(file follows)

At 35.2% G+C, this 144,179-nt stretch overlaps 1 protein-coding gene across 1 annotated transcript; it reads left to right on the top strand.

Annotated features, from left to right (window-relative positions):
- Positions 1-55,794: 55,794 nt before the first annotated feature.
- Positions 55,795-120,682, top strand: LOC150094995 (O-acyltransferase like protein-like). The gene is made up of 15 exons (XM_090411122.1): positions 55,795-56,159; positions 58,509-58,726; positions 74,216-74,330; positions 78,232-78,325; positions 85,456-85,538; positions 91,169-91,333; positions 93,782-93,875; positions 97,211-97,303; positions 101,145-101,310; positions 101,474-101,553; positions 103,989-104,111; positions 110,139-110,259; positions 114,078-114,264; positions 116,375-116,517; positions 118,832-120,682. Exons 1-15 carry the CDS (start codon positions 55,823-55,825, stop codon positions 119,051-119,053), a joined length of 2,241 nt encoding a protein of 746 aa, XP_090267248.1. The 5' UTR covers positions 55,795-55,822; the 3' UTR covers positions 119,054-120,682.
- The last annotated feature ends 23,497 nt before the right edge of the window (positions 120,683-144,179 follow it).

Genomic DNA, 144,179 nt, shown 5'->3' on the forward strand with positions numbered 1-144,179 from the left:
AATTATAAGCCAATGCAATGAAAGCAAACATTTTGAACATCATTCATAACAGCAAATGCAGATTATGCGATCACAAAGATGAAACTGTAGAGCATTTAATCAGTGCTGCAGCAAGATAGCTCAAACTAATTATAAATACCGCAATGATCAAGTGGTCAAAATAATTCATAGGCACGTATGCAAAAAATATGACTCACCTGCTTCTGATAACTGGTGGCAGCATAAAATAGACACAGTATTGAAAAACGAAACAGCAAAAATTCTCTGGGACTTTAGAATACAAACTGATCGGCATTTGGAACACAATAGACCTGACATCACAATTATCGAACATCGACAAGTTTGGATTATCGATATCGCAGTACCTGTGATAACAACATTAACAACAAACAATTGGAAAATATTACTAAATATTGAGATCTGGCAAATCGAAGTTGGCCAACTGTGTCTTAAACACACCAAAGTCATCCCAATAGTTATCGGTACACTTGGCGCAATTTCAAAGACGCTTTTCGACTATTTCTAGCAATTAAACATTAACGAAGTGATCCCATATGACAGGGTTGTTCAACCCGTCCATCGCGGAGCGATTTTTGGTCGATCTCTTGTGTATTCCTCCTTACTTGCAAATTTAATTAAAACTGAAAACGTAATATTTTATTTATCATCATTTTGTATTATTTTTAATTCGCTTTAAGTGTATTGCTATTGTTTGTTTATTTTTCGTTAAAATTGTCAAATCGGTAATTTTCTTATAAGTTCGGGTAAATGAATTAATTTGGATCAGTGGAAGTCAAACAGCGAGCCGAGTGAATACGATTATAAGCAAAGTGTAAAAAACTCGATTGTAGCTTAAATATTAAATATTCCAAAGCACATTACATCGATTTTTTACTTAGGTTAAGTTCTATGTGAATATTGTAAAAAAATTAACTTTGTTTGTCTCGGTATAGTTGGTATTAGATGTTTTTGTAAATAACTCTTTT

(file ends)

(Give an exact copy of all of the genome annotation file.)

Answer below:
At 35.2% G+C, this 144,179-nt stretch overlaps 1 protein-coding gene across 1 annotated transcript; it reads left to right on the top strand.

Annotated features, from left to right (window-relative positions):
- Positions 1-55,794: 55,794 nt before the first annotated feature.
- Positions 55,795-120,682, top strand: LOC150094995 (O-acyltransferase like protein-like). The gene is made up of 15 exons (XM_090411122.1): positions 55,795-56,159; positions 58,509-58,726; positions 74,216-74,330; positions 78,232-78,325; positions 85,456-85,538; positions 91,169-91,333; positions 93,782-93,875; positions 97,211-97,303; positions 101,145-101,310; positions 101,474-101,553; positions 103,989-104,111; positions 110,139-110,259; positions 114,078-114,264; positions 116,375-116,517; positions 118,832-120,682. Exons 1-15 carry the CDS (start codon positions 55,823-55,825, stop codon positions 119,051-119,053), a joined length of 2,241 nt encoding a protein of 746 aa, XP_090267248.1. The 5' UTR covers positions 55,795-55,822; the 3' UTR covers positions 119,054-120,682.
- The last annotated feature ends 23,497 nt before the right edge of the window (positions 120,683-144,179 follow it).

Genomic DNA, 144,179 nt, shown 5'->3' on the forward strand with positions numbered 1-144,179 from the left:
AATTATAAGCCAATGCAATGAAAGCAAACATTTTGAACATCATTCATAACAGCAAATGCAGATTATGCGATCACAAAGATGAAACTGTAGAGCATTTAATCAGTGCTGCAGCAAGATAGCTCAAACTAATTATAAATACCGCAATGATCAAGTGGTCAAAATAATTCATAGGCACGTATGCAAAAAATATGACTCACCTGCTTCTGATAACTGGTGGCAGCATAAAATAGACACAGTATTGAAAAACGAAACAGCAAAAATTCTCTGGGACTTTAGAATACAAACTGATCGGCATTTGGAACACAATAGACCTGACATCACAATTATCGAACATCGACAAGTTTGGATTATCGATATCGCAGTACCTGTGATAACAACATTAACAACAAACAATTGGAAAATATTACTAAATATTGAGATCTGGCAAATCGAAGTTGGCCAACTGTGTCTTAAACACACCAAAGTCATCCCAATAGTTATCGGTACACTTGGCGCAATTTCAAAGACGCTTTTCGACTATTTCTAGCAATTAAACATTAACGAAGTGATCCCATATGACAGGGTTGTTCAACCCGTCCATCGCGGAGCGATTTTTGGTCGATCTCTTGTGTATTCCTCCTTACTTGCAAATTTAATTAAAACTGAAAACGTAATATTTTATTTATCATCATTTTGTATTATTTTTAATTCGCTTTAAGTGTATTGCTATTGTTTGTTTATTTTTCGTTAAAATTGTCAAATCGGTAATTTTCTTATAAGTTCGGGTAAATGAATTAATTTGGATCAGTGGAAGTCAAACAGCGAGCCGAGTGAATACGATTATAAGCAAAGTGTAAAAAACTCGATTGTAGCTTAAATATTAAATATTCCAAAGCACATTACATCGATTTTTTACTTAGGTTAAGTTCTATGTGAATATTGTAAAAAAATTAACTTTGTTTGTCTCGGTATAGTTGGTATTAGATGTTTTTGTAAATAACTCTTTT